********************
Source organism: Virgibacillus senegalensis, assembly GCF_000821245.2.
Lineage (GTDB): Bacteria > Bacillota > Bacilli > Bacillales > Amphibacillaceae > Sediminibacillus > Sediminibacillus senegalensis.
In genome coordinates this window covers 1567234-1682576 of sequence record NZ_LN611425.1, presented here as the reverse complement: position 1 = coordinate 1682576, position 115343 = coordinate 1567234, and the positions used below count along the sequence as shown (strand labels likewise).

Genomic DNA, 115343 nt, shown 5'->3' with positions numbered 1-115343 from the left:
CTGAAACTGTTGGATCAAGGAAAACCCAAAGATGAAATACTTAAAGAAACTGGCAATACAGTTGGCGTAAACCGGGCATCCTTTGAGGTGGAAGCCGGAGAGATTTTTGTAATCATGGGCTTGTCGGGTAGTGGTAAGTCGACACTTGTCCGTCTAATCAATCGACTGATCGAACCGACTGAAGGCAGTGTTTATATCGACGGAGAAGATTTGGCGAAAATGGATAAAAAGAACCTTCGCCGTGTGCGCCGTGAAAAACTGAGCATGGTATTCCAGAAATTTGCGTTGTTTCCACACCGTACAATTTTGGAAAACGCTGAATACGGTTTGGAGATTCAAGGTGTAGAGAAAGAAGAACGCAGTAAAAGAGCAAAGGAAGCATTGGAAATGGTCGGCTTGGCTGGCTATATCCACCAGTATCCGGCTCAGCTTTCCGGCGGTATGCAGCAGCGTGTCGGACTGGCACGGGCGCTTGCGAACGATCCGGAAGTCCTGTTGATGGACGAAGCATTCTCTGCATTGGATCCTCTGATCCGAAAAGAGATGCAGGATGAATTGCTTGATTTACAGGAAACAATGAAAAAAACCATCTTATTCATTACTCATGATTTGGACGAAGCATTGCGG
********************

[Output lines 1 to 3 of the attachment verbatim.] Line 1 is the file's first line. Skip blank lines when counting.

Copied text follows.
Source organism: Virgibacillus senegalensis, assembly GCF_000821245.2.
Lineage (GTDB): Bacteria > Bacillota > Bacilli > Bacillales > Amphibacillaceae > Sediminibacillus > Sediminibacillus senegalensis.
In genome coordinates this window covers 1567234-1682576 of sequence record NZ_LN611425.1, presented here as the reverse complement: position 1 = coordinate 1682576, position 115343 = coordinate 1567234, and the positions used below count along the sequence as shown (strand labels likewise).